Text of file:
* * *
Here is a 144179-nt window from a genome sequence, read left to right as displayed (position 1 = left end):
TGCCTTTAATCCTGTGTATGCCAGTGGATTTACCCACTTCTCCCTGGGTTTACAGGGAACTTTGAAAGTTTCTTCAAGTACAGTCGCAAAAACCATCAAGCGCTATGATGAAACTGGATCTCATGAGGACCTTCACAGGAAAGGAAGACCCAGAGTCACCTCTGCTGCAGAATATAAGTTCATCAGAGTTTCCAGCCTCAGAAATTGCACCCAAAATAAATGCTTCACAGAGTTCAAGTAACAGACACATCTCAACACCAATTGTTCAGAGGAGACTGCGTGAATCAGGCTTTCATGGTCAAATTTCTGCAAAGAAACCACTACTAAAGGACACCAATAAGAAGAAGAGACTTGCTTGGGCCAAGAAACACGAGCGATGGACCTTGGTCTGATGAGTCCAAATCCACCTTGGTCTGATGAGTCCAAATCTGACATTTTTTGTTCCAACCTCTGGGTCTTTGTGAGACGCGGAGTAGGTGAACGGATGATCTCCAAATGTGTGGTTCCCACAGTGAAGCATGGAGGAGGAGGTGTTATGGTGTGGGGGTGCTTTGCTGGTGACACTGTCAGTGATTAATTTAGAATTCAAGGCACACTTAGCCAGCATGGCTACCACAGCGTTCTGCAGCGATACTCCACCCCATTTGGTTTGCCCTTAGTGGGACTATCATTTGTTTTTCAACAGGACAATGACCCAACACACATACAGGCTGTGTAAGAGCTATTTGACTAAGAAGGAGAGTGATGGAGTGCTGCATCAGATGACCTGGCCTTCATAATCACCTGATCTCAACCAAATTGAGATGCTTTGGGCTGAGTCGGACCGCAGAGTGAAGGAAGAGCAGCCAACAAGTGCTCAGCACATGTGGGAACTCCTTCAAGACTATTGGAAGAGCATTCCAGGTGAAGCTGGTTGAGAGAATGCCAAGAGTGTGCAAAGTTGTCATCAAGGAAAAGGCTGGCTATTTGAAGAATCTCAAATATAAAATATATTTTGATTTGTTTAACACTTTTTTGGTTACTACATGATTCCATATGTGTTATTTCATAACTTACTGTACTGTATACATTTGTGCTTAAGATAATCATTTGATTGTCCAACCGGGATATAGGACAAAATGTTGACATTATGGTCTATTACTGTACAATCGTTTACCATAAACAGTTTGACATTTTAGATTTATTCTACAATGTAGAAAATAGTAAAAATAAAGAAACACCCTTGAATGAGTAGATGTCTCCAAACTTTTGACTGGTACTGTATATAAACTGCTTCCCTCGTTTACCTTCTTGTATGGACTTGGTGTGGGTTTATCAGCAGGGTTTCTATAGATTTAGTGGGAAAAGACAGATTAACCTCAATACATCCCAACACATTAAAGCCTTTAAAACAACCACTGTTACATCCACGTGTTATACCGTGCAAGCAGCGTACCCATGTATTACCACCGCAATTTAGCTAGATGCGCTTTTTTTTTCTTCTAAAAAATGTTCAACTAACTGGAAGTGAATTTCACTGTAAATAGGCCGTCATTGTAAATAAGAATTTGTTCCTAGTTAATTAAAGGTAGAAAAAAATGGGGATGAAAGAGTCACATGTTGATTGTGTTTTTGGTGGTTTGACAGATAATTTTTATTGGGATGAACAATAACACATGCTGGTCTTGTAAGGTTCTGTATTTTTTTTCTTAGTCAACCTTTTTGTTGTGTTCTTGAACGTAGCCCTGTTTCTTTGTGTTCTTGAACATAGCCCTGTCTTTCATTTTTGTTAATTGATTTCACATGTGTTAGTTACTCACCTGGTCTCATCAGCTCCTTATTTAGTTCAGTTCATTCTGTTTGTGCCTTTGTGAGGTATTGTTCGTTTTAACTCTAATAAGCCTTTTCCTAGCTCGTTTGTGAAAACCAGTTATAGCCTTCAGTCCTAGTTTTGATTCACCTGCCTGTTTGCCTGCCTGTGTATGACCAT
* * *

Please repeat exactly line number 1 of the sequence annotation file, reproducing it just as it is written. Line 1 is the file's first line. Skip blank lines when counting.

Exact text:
Here is a 144179-nt window from a genome sequence, read left to right as displayed (position 1 = left end):